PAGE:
Klaus Friedeberger was born in Berlin in August 1922, the only child of middle-class secular Jewish parents who separated in 1930. As the political situation in Germany deteriorated, young Klaus was sent to a Quaker school in Holland in 1938. In April 1939 Friedeberger came to England as a refugee, and found work with an electrical sign firm. Soon after war was declared, he was classified as an enemy alien and interned, then transported to Australia on the troopship Dunera, along with nearly 3,000 others, mostly German and Austrian Jewish refugees. Arriving in Australia, he spent two years in an internment camp in New South Wales.
in 1946, he applied to study at the East Sydney Technical College and was assigned to the painting department. Moving to London in 1950, he exhibited into the early 1960s as an Australian artist, but subsequently was thought of as an independent painter, neither particularly German, Australian or British, just a painter living in cosmopolitan London.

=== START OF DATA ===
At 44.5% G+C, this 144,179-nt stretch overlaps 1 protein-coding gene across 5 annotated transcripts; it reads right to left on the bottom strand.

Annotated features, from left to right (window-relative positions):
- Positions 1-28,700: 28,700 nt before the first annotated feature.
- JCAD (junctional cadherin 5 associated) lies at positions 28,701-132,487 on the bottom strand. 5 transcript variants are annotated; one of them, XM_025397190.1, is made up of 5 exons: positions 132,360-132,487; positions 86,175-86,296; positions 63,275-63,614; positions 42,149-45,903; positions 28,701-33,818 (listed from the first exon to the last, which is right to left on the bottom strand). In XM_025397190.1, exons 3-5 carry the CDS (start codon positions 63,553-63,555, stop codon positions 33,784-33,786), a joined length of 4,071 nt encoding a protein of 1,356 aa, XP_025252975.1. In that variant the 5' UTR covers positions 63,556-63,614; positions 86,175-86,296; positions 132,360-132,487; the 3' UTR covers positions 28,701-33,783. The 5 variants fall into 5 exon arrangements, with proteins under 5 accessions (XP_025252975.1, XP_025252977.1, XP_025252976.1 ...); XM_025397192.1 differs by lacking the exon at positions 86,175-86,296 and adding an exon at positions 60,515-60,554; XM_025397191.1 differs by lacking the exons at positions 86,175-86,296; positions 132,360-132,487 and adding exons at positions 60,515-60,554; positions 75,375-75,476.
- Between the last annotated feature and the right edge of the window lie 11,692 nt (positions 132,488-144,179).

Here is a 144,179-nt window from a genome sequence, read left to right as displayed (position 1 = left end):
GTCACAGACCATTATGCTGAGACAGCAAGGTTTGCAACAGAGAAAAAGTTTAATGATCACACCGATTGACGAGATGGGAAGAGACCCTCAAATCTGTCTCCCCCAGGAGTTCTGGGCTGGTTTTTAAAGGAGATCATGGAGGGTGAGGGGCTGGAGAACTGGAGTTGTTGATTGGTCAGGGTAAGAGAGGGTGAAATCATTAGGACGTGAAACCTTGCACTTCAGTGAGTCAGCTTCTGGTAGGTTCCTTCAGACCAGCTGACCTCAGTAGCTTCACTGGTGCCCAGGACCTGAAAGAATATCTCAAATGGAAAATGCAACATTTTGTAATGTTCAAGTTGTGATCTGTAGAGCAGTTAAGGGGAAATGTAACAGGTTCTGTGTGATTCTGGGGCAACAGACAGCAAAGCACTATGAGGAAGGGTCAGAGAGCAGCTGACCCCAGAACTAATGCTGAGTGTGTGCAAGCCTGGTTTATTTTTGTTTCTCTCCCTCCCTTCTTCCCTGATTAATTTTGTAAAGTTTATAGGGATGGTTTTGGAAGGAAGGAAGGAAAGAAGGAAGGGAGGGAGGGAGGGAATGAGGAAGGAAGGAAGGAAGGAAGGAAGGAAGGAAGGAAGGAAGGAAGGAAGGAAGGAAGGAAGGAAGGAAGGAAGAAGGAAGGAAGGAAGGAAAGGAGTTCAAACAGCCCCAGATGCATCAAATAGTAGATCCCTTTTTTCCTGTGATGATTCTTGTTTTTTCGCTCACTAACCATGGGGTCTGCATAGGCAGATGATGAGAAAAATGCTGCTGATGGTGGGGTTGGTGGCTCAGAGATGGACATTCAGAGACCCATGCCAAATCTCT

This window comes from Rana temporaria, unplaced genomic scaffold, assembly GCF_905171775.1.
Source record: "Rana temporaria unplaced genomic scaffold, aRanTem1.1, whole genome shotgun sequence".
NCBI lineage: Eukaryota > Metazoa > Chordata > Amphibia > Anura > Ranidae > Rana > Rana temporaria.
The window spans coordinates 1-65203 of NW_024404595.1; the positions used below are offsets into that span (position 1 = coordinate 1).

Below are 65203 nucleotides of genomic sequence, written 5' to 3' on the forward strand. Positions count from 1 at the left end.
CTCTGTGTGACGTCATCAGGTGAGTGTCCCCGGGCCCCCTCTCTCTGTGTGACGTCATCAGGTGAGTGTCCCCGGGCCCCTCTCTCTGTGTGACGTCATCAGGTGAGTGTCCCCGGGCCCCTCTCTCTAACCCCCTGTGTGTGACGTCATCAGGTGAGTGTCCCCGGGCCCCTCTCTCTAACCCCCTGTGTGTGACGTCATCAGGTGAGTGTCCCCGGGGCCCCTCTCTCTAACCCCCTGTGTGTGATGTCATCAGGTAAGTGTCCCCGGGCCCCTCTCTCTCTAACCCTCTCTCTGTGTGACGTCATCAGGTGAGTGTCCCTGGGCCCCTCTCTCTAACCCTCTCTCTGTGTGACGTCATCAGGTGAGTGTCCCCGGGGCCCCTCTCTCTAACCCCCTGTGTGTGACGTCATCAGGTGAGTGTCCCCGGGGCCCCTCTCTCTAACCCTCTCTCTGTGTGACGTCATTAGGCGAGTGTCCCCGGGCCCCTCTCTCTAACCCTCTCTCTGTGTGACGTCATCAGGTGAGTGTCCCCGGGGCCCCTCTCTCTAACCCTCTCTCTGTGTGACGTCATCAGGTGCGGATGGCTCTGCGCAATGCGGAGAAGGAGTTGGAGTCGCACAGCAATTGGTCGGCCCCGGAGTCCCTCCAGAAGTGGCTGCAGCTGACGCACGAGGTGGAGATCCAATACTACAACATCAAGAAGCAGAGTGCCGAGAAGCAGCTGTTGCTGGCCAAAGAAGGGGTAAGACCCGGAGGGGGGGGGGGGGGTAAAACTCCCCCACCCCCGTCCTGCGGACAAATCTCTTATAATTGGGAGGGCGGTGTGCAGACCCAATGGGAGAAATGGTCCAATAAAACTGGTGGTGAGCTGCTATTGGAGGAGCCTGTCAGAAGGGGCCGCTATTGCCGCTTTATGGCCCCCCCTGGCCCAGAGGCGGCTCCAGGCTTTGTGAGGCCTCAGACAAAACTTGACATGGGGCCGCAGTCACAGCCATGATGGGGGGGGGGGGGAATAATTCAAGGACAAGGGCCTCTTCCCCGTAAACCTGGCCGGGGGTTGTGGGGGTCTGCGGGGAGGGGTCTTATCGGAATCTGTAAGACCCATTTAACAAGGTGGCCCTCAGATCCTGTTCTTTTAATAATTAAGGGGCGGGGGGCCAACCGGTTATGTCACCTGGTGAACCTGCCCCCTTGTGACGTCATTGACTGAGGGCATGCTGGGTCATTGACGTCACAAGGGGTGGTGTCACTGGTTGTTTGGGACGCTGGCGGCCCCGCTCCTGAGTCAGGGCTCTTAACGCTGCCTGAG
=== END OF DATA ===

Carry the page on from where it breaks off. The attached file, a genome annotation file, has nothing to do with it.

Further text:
In 1966 Friedeberger renounced colour, exhibiting his first monochromatic figurative paintings the following year, and then beginning in 1969 his long sequence of abstract black and white paintings. These resulted in shows with the Hamilton Galleries, and a show at the Ben Uri Gallery in 1978 selected by Abram Games, the great graphic designer, who included three of Friedeberger’s abstracts.
By the mid-1980s he was ready to exhibit once again, with solo shows at the Warwick Arts Trust (1986) and a retrospective at the Woodlands Art Gallery in Blackheath (1992). In 2007, England & Co mounted a show of his early figurative work (1940-70) accompanied by a well-documented catalogue, and then in 2009 Simon Pierse organised a show of recent abstract paintings at Aberystwyth University.
Friedeberger’s oil paintings in the forthcoming exhibition at Delahunty Fine Art have been given the title Black Space and then a number. He says he finds it difficult to think of titles that won’t direct the viewer.
From the introduction by Andrew Lambirth, 2016